What do you use for hand made zimm?

In October the Great Ones campaign starts. I will have to make zimm. The last time I made zimm was a looong tome ago and used Green Stuff putty. I watched Nightshifts video on making zimm and he used Tamiyia’s quick epoxy. It gave him 30 minutes to an hour work time and could be spread thin. Interestingly Tamiya USA does not import it for sale.

What do you use? Is there a special technique using the product you recommend? Work time? size of area to work at one time?

Molak Stucco Putty or Tamiya Basic Gray Putty thinned with Testor’s Liquid Cement

Tamiya Zimmerit tools

Basic mix is half a tube of putty in half full bottle of liquid cement. This brushes nice but will quickly develop a film on top. One wants to see the film and let it firm up slightly before raking with the tool.

Practice on sheet styrene first until confident.

Use Testor’s Liquid Cement to thin putty so that it is like thick paint. Brush on small area for Zimmerit. Dampen Tamiya tool with liquid cement. Use as scraper pulling to make pattern. Jog everry 3mm or 4mm.

Don’t like pattern, wet area with Testor’s Liquid Cement and smooth with brush and redo. Can do this once.

Minute or so for small area. Work in small areas.

[quote]Size of area to work at one time?

Max of 1 inch square.

This technique can go as thin as paint for good scale appearance. Needs excellent ventilation due to a fair amount of liquid cement is used. Having two or three #1 hobby knife handles available is handy. I never use the biggest scraper usually do most of it with the medium sized one and touch ups with the small one.

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Molak Stucco Putty & Tamiya Basic Gray are both nitrocellulose based and can be reactivated after drying with liquid cement. This can be handy doing touch ups with smaller tool.

It probably sounds mess and complicated but it pretty straight forward.



I use green Milliput and a popsicle stick carved to shape for the trowel. It is not toxic, does not smell, gives over an hour of work time, thins with water, and dries as hard as a rock. It can also be chipped away in a very realistic way. However, it is harder to achieve thin layers than the method suggested by Wade. Using water too liberally makes it difficult for the putty to grab the surface and often results in lifting. Roughing up the surface a little before applying the putty helps with adhesion.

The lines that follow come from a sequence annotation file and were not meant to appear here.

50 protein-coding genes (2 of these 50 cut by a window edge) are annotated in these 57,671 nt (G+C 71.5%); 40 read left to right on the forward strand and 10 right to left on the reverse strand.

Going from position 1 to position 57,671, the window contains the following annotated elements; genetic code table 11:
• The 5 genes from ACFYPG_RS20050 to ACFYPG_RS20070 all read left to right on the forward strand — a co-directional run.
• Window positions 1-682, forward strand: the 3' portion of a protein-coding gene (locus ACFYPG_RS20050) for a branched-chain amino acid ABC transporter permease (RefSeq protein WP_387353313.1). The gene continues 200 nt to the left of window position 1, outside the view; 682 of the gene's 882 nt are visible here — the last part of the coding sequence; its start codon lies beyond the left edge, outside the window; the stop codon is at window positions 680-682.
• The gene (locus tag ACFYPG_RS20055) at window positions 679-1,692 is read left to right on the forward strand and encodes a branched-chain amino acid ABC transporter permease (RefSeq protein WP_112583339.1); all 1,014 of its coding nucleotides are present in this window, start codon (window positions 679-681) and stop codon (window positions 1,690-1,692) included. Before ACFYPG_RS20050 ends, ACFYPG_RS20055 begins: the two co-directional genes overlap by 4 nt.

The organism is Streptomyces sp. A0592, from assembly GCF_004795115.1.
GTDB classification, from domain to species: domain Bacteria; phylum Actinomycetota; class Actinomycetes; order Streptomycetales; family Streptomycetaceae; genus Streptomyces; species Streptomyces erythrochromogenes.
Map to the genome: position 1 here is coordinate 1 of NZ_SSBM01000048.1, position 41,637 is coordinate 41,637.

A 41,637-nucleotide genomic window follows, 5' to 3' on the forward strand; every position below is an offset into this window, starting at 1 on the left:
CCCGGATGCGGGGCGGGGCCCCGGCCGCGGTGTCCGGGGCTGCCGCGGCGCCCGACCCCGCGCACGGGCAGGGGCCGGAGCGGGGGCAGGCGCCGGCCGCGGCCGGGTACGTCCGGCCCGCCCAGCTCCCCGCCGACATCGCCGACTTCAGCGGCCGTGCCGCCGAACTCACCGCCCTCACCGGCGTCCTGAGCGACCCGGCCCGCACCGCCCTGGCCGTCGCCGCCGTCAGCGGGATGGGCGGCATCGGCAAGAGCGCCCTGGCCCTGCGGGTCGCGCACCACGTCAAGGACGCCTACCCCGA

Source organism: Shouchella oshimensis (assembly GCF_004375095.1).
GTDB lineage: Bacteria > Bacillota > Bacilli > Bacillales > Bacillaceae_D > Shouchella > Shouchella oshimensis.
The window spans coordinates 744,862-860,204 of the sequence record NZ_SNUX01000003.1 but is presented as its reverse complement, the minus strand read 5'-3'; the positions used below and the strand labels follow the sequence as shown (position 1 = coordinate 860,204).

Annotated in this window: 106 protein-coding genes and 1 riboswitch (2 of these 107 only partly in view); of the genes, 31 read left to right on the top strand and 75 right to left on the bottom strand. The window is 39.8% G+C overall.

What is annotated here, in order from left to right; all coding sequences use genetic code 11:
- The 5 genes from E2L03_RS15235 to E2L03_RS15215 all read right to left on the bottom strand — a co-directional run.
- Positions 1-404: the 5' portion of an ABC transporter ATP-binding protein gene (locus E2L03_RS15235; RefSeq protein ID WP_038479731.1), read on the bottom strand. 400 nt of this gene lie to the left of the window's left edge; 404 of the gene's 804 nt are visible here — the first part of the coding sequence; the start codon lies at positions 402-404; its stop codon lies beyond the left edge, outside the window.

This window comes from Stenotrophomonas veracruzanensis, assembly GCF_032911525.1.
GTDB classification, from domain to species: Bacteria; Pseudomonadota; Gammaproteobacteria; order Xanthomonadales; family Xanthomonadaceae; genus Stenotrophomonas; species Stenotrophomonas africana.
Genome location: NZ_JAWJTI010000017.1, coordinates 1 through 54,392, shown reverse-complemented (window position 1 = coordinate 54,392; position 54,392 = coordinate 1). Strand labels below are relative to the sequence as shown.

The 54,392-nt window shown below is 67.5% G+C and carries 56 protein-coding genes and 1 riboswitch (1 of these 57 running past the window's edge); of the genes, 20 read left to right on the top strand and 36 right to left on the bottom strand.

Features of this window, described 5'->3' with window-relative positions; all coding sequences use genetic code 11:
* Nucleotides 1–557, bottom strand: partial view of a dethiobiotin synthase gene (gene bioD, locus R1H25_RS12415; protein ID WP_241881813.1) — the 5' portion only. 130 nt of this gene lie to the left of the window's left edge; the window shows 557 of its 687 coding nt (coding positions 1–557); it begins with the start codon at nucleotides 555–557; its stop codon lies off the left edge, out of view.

Make sure to look at photographs of the pattern you want to copy and practice making it as Wade suggests. It is a simple matter to carve and sand a popsicle stick to a shape that can achieve any pattern desired. If you are in doubt about where zimmerit should go, find pictures of a zimmerit set on Scalemates for the model you are making and use that as a guide. Sometimes after market people get it wrong but it is better than nothing.

Regardless of the putty used, it is a very artistic process and takes significant time to apply. Do not fight it and try to rush. Put on some pleasant background noise and indulge your inner artist.


Doug, makes many excellent points!

With Milliput the SuperFine White always seemed to cooperate better with getting into thin layers than the gray. A little talcum powder sprinkled on rolling surface and putty surface can help.

I like 5/64’s & 3/32 inch thin flat head screw drivers for texturing Milliput.

First try with SuperFine using 1/8 screw driver (too big) long ago.


To apply zimmeritt, I have this excellent set, I believe made by Trumpeter, with 5 different pattern wheels and stamps that screw on the handle. This is a fantastic tool but I think it’s OOP. Others make similar tools if you Google.

For the paste, I have 2 options, both inexpensive and available at Home Depot.


DAP Premium Wood Filler. Water Based. Smooth over with water and do-over if you screw up. Work in 2 inch areas. Excellent adhesion.


DAP Kwik Seal Kitchen and Bath Adhesive Caulk. Long working time. Just smooth over and re-do if needed. Work in two inch areas. Even better adhesion.